Enigmatic martyrdom in Japan

Dr. James Asher is blogging about Catholicism during his trip to Japan.
Newlyweds admiring cherry blossoms at buddhist temple in Nagano. Dr. James Asher is blogging about Catholicism during his trip to Japan.

This is part two in a series of blogs from Dr. Asher’s trip to Japan. 

The second century Father Tertullian wrote, “The blood of martyrs is the seed of the Church.” The rulers of Japan didn’t know this when they sought to create a fearsome spectacle of martyrdom in Nagasaki on Feb. 5, 1597.

Dr. Jim Asher is a graduate of Marquette University and Des Moines University. He earned a master’s degree in bioethics from Midwestern University. He and his wife of 48 years, Rose Neidhoefer of Milwaukee, have seven children and 13 grandchildren. He is a retired family physician. He is a parishioner at Ss. Simon and Jude Cathedral, an officer in the Catholic Physician’s Guild, and a member of the Knights of Columbus. Opinions expressed are the writers' and not necessarily the views of The Catholic Sun or the Diocese of Phoenix.
Dr. Jim Asher is a graduate of Marquette University and Des Moines University. He earned a master’s degree in bioethics from Midwestern University. He and his wife of 48 years, Rose Neidhoefer of Milwaukee, have seven children and 13 grandchildren. He is a retired family physician. He is a parishioner at Ss. Simon and Jude Cathedral, an officer in the Catholic Physician’s Guild, and a member of the Knights of Columbus.
Opinions expressed are the writers’ and not necessarily the views of The Catholic Sun or the Diocese of Phoenix.

It is estimated by then there were between 200,000-300,000 converts since St. Francis Xavier landed in 1549. Some estimates place it at twice that. In those days, fear of European domination grew in Japan, and the government forbade Catholicism. To drive home the point, 26 individuals including European and Japanese Franciscans and Jesuits, plus 17 Japanese laymen including three boys were publicly exhibited in a march from Kyoto to Nagasaki in mid-winter. There, they were tied to crosses and speared through their chests on a site that is now the 26 Martyrs Museum, Shrine, and Church. It’s just down the block from the central Nagasaki train station.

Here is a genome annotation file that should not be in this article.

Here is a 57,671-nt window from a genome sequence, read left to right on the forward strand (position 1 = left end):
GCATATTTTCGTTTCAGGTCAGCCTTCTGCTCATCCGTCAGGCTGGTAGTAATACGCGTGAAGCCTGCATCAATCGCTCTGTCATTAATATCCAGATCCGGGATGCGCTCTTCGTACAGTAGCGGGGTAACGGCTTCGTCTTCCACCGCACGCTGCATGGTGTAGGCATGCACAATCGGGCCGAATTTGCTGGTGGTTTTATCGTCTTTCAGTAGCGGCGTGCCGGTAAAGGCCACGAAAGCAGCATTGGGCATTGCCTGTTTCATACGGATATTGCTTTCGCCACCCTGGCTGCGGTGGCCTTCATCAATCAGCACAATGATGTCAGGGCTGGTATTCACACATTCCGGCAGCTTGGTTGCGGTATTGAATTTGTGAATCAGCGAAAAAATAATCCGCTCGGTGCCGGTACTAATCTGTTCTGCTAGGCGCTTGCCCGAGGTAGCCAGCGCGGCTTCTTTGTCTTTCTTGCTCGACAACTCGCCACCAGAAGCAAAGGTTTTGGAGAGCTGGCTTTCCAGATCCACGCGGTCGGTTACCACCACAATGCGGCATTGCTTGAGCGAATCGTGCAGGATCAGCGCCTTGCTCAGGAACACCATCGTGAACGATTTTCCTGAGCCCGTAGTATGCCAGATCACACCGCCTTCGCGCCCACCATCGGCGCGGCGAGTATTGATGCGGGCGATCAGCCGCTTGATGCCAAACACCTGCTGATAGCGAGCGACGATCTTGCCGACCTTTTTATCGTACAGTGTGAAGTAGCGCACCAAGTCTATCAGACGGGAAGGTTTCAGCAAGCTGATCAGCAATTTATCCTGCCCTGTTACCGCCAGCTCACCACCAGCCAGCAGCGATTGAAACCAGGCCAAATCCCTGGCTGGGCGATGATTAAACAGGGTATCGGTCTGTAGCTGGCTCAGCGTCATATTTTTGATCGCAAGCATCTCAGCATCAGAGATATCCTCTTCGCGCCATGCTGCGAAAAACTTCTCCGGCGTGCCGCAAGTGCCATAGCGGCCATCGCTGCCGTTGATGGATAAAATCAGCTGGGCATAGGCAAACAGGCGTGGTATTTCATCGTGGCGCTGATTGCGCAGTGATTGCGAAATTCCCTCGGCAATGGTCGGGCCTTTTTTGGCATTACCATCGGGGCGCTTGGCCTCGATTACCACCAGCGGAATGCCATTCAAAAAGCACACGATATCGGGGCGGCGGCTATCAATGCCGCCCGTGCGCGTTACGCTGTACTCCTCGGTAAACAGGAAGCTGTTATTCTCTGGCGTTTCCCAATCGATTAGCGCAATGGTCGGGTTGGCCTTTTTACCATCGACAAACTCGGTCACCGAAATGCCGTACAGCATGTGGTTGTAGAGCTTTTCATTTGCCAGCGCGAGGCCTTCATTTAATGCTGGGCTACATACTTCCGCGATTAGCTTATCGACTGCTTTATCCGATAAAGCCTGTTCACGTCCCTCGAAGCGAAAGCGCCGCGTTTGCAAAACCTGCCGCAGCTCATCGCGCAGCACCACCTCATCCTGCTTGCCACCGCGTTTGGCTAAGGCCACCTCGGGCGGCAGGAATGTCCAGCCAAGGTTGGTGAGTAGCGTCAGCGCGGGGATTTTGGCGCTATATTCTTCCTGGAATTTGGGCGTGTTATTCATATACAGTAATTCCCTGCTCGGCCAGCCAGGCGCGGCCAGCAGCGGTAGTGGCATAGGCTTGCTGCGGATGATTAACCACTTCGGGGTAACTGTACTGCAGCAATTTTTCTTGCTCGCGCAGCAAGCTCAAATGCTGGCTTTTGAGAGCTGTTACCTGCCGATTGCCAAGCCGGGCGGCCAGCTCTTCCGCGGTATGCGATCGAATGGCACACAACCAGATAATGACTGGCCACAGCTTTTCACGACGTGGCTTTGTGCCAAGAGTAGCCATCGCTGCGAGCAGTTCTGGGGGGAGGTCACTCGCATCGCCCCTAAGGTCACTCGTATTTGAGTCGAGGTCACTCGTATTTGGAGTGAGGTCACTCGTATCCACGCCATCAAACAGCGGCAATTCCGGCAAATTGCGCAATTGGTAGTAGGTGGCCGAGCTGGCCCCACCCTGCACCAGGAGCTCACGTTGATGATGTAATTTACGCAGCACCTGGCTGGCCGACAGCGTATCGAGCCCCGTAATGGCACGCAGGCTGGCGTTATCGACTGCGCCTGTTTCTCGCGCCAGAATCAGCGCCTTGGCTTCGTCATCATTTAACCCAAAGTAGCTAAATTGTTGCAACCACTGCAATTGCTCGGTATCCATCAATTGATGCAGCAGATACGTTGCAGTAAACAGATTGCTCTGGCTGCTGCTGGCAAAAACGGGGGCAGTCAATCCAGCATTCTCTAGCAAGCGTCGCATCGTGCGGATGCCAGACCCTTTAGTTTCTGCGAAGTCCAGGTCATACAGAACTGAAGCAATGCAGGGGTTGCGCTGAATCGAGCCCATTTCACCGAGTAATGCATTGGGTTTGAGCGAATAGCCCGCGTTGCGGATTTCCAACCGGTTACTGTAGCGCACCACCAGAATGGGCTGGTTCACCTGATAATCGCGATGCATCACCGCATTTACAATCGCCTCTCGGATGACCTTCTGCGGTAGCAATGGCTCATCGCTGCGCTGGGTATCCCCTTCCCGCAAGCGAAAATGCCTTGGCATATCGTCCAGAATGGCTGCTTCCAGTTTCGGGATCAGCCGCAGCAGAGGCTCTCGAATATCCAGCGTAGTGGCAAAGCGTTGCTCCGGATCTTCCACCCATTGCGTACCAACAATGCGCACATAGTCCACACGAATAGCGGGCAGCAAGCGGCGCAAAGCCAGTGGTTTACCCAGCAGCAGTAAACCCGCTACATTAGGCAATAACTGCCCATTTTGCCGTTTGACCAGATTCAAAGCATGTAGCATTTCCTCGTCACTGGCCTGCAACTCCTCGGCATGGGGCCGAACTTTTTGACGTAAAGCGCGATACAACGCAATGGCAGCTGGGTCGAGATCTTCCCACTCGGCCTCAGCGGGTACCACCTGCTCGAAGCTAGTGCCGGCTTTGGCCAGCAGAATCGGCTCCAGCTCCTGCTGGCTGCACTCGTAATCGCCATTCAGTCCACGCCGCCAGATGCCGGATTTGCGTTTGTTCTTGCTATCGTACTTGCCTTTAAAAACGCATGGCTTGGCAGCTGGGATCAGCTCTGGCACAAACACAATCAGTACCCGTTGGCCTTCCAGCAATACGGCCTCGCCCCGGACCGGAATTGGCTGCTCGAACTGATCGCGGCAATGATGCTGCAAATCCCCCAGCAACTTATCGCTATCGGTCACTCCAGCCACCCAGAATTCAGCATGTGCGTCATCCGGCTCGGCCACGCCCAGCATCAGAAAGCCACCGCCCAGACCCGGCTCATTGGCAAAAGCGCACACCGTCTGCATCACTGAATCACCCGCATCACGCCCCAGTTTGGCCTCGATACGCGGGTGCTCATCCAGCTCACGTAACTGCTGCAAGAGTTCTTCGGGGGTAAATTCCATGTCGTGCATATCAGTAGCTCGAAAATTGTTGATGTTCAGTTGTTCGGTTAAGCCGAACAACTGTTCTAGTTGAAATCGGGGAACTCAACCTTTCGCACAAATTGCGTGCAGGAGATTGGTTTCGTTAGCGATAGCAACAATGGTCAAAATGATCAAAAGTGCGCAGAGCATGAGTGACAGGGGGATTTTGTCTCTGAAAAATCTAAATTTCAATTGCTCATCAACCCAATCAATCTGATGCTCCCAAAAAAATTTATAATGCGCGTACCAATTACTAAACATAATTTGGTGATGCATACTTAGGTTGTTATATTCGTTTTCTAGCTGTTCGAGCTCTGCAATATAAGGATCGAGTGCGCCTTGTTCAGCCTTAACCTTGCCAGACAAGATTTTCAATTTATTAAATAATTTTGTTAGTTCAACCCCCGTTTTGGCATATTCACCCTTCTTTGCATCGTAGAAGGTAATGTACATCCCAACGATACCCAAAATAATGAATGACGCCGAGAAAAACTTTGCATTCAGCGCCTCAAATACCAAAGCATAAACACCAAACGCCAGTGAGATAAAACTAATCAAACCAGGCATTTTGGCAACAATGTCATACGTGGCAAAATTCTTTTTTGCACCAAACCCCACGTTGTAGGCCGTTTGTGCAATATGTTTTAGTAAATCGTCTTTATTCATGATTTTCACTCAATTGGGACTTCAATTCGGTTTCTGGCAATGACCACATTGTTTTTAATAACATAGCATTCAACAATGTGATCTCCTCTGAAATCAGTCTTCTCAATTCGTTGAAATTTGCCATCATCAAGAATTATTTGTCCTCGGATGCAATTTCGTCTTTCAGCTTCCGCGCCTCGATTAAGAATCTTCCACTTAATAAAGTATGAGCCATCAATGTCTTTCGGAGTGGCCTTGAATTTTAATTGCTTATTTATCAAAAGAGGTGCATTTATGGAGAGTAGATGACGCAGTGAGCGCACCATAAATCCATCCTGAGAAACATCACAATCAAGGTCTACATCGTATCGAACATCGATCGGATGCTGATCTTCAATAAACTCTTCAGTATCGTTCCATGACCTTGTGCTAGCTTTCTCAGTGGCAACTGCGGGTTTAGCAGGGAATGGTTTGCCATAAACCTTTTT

Instead of terrifying the huge crowd of Catholics who gathered for the executions, hymns were sung, encouragements were shouted, and Fr. Paul Miki, S.J. gave a rousing homily from his cross pointing out that none of the condemned were afraid. And because he was entitled, he sang his farewell samurai song – using Psalm 31. The whole affair sounds like it came close to a riot. The executioners followed their orders, all died bravely, and the officials got out of there without delay. Japanese respect for Christianity soared.

And martyrdoms continued. It is stated in the Catholic Encyclopedia and elsewhere, that from 1597 until the  persecution was finally lifted in 1873, the Church was blessed with 200,000-300,000 dying for the faith, many after prolonged and cruel torture, on the same site as St. Paul Miki and his companions.

Yet today, there are only about 500,000 Catholics in Japan – possibly not much more than in 1597, with about an equal number of Protestants. Total population today is about 127.6 million. We could wonder, no doubt with Father Tertullian, why is Christianity only about 0.4 percent of the population, what with the blood of all those martyrs, and 140 years of no persecution?

I have asked this question many times, and it is an important one, because Japan is, spiritually, in deep trouble like much of the developed world. The consistent answer I get is that Japanese youth especially, are as infected with secularism as the rest of the developed world. Contraception, abortion, pornography, are all prominent. Divorce ends one-third of marriages — which is better than the United States but four times the rate in the 1950’s and double the rate in the 1970’s. Cohabitation rates are up and fewer are marrying because of it. Besides which, Japan’s population is dropping precipitously. The total fertility rate is 1.39, and the population is expected to be 87 million in 2060.

Although most Japanese claim a belief in Shinto and Buddhist religions, I suspect few take any of it seriously as religion, and are actually closer to agnosticism or atheism.  This coupled with an extremely strong “live and let live” relativistic attitude means that there is not much motivation to wonder about one’s faith or belief.

Like America and Europe, Japan is in great need of massive evangelism. And prayer.